“How can we stop the next shooting from happening? By having a relationship with the individuals who are more likely to shoot or be shot. It’s about giving them an opportunity or a way out.”

Model with vitiligo redefines what it means to be beautiful

Curtis McDaniel didn’t used to like having his picture taken. Now, the 22-year-old from Bordentown, New Jersey, is bringing a bold new face to the modeling world.

“It was something that just fell into my lap,” he said.

Growing up wasn’t always easy for McDaniel. When he was 11, he found a white spot on his skin that wouldn’t go away.

“I didn’t know what it was, and it wasn’t coming off. I told my mom, and she made a dermatology appointment,” he said.

McDaniel was diagnosed with vitiligo, a disorder that causes patches of his skin to lose color. He’s the only one in his family who has it.

“I like being black, so I was freaked out,” he remembered. “I didn’t like it at all.”

Kids at school made comments as more and more white speckles appeared on his skin.

“They used to call me zebra, burnt lips, giraffe, Michael Jackson,” he said. “I got into a few fights because of it. I got kicked out of class a lot.”

McDaniel said he went from being a happy kid to being angry and upset.

“The hardest part about it was when you see something changing in your life and you have no control over it. Seeing my skin and all these new spots are coming in, and I had no way to stop it. That’s what hurt me the most.”

McDaniel tried to hide the spots on his skin with baggy clothes and makeup. He started to lose his self-confidence.

“When people said I was ugly, I actually believed that,” he said. “There were times when I was in my room when I was going through a lot, and I just wanted to commit suicide.”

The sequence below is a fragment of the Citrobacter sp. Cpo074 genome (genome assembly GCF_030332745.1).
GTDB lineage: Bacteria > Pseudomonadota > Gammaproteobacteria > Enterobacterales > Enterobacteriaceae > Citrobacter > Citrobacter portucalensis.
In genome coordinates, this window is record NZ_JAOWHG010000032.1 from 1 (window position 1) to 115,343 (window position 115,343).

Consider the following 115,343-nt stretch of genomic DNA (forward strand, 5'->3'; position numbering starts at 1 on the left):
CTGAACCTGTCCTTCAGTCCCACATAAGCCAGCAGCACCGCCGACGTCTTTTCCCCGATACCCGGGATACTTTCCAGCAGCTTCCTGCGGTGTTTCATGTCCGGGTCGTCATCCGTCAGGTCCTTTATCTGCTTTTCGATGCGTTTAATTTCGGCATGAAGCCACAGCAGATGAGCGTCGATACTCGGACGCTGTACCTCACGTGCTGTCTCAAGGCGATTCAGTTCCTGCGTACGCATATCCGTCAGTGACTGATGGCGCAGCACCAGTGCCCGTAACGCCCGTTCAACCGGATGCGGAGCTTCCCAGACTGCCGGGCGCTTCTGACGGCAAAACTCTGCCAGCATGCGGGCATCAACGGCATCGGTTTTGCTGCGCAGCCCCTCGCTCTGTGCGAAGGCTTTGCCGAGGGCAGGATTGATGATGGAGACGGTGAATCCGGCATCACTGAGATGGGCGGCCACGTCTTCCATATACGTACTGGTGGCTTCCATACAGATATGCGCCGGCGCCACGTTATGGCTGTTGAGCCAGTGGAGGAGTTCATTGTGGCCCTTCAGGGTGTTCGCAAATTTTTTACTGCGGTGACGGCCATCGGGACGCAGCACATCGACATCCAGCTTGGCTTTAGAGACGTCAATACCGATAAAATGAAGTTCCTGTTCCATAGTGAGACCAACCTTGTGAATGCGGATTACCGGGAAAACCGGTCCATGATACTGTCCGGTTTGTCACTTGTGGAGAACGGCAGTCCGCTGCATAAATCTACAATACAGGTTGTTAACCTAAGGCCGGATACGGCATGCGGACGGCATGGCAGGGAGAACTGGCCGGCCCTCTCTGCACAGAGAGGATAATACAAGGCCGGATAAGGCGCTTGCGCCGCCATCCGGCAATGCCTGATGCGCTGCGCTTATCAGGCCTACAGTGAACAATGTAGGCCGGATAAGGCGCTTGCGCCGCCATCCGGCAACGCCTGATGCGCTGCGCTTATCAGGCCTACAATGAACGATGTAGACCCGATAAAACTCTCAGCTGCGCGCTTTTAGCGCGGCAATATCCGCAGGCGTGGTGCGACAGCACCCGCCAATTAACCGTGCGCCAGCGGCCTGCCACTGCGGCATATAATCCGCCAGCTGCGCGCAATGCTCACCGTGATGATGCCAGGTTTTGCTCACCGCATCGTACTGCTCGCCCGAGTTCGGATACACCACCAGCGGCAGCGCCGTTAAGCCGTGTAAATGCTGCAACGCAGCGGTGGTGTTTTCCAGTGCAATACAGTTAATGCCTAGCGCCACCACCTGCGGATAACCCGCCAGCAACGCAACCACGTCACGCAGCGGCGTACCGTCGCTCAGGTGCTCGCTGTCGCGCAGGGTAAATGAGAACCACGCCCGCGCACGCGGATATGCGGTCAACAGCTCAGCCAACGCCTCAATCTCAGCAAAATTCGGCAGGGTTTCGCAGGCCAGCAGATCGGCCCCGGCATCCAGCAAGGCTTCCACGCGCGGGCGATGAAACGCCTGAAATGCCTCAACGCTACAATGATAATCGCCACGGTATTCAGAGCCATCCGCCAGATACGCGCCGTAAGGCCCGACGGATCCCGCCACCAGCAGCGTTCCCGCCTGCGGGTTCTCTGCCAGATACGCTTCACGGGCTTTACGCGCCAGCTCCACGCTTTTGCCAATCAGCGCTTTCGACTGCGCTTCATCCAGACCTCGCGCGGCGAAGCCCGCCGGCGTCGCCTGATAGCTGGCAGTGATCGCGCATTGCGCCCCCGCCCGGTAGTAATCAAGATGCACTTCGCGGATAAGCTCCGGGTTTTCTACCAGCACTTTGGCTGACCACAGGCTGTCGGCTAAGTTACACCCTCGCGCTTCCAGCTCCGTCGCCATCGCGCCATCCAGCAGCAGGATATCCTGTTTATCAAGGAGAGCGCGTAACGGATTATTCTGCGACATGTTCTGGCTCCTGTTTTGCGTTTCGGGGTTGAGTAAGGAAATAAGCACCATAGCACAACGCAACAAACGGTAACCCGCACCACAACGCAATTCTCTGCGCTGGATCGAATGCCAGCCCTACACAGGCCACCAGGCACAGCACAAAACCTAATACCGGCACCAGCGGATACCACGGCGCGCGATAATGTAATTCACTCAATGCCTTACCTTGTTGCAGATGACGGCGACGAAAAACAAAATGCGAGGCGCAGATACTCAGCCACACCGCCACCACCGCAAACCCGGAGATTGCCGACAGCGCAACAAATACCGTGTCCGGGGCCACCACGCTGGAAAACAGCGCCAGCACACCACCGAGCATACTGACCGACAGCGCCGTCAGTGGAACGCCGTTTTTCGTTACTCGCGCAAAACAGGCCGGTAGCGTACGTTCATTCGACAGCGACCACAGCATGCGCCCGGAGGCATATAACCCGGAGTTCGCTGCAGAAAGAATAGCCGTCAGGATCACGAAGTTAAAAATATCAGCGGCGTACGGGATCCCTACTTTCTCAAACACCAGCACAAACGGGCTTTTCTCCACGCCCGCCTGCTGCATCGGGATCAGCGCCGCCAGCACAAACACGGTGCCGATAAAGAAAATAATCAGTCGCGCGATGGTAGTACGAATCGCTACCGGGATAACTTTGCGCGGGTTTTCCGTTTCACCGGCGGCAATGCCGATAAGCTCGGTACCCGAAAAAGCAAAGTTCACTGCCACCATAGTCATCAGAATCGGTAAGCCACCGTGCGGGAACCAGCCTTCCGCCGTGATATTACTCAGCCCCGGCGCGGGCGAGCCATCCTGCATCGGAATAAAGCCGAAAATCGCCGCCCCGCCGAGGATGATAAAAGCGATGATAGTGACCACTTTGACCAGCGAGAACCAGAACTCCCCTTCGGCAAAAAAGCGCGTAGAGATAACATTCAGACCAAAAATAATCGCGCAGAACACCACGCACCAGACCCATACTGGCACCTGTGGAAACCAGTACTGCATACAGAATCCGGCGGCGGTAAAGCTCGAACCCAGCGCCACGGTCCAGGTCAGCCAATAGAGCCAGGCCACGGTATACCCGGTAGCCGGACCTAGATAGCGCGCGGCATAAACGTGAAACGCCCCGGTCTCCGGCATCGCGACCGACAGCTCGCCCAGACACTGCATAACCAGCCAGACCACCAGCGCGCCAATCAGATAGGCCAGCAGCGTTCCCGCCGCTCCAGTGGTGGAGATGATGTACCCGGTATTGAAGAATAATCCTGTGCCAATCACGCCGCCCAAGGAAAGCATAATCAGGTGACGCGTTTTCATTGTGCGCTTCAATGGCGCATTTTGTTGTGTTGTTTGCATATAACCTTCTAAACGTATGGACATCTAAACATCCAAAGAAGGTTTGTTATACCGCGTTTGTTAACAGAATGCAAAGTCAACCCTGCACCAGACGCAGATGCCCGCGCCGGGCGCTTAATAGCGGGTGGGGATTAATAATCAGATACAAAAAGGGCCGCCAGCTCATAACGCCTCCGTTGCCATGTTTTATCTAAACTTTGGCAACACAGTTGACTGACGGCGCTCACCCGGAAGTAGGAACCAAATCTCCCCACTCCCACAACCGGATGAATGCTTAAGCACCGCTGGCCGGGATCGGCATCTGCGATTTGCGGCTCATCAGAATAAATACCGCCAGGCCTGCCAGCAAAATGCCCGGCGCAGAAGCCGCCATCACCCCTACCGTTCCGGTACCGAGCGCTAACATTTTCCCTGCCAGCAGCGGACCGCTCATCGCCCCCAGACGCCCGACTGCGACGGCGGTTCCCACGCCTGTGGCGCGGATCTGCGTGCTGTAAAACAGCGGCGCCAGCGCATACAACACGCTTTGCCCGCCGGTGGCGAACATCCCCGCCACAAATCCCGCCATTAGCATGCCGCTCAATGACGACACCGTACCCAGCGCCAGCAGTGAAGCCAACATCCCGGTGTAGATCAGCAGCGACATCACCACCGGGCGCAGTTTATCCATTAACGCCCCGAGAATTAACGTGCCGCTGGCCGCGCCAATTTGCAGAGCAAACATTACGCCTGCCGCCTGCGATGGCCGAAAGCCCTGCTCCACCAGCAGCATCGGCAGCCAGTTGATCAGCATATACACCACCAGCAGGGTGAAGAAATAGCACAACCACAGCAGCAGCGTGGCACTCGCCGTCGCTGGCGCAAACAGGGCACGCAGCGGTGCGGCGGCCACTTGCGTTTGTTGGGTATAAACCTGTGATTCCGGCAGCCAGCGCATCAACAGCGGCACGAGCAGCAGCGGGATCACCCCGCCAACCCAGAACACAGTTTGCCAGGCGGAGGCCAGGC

But at 16, a talk with his dad helped set him on a new path.

“My father, he was struggling with certain addictions. He sat me down one day,” McDaniel said. “He was like, ‘No, I want you to be better than me. … When you grow up, never put your hand on a woman. Never drink. Never smoke. Never do drugs. And above all things, put God first.’ “

Six months later, his father died.

McDaniel started going to church regularly. He found strength through religion and started to see his skin as a gift, not a curse. He stopped wearing makeup and started to love himself for who he was.

“That’s when everything changed. I started to establish that self-confidence,” he said. “Before, when people used to want to take pictures with me, I would be like ‘no.’ But now, I don’t mind taking pictures.”

McDaniel was discovered as a model after uploading a selfie to social media in 2015.

“People say I don’t smile too much when I take pictures, so I was like ‘Let me take a selfie of me smiling.’ “

He posted the picture on Instagram before going to class.

“When I was leaving school, I looked at my phone, and I see my Instagram is just going crazy,” he said. “I got home and started searching, and a supermodel had posted my picture.”

After the picture went viral, photographers started reaching out to McDaniel to set up photo shoots.

His newfound fame led to an audition for the MTV documentary series “True Life.” McDaniel appeared on the show this year.

“I wanted my story to be known because maybe a kid who is just like me could hear my story,” he said.

McDaniel enrolled in a community college, and now he’s a student at Rutgers University, studying urban planning and design.

“I’m going to continue to pursue my bachelor’s, and I also want to get my master’s in divinity,” he said. “I’m going to pursue that and modeling.”

He has also spoken about his vitiligo at schools and churches, spreading a message of self-love and perseverance.

“This is who I am. This was part of my purpose,” he said. “I wouldn’t be where I am now if it wasn’t for my vitiligo.”